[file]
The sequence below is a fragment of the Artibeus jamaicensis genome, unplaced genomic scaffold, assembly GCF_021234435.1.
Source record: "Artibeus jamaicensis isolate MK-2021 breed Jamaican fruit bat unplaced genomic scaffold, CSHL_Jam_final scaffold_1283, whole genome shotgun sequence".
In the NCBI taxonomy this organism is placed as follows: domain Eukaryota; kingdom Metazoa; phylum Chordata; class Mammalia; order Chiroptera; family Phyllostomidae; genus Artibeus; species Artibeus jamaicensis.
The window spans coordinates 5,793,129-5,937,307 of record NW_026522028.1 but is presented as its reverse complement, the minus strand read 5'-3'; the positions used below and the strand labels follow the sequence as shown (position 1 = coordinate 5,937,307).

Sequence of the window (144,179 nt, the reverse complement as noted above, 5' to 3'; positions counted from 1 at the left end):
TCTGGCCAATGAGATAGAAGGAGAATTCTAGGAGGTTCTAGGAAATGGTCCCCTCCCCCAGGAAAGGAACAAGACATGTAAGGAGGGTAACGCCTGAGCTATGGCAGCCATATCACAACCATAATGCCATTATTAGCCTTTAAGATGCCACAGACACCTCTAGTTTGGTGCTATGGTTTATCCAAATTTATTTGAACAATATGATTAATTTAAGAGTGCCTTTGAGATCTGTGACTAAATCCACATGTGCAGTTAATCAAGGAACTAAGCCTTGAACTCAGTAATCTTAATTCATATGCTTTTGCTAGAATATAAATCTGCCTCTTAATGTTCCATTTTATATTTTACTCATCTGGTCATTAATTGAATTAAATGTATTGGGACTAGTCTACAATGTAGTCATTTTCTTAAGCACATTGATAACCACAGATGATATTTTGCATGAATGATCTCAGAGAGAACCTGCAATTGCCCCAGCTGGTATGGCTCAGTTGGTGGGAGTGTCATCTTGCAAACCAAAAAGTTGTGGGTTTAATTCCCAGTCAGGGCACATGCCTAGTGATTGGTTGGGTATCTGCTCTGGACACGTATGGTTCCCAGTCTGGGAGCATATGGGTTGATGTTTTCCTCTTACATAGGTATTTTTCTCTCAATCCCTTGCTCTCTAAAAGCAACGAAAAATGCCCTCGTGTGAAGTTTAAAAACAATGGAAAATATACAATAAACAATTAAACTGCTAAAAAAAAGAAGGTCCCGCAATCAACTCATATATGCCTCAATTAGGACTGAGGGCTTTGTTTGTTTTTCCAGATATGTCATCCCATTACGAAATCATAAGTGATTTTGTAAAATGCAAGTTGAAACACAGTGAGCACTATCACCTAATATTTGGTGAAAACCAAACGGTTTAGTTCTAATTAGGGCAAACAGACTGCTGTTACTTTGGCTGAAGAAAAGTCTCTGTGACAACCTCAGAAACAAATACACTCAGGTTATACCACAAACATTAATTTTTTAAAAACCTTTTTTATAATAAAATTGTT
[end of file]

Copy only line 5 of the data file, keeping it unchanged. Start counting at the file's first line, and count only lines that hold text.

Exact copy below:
Sequence of the window (144,179 nt, the reverse complement as noted above, 5' to 3'; positions counted from 1 at the left end):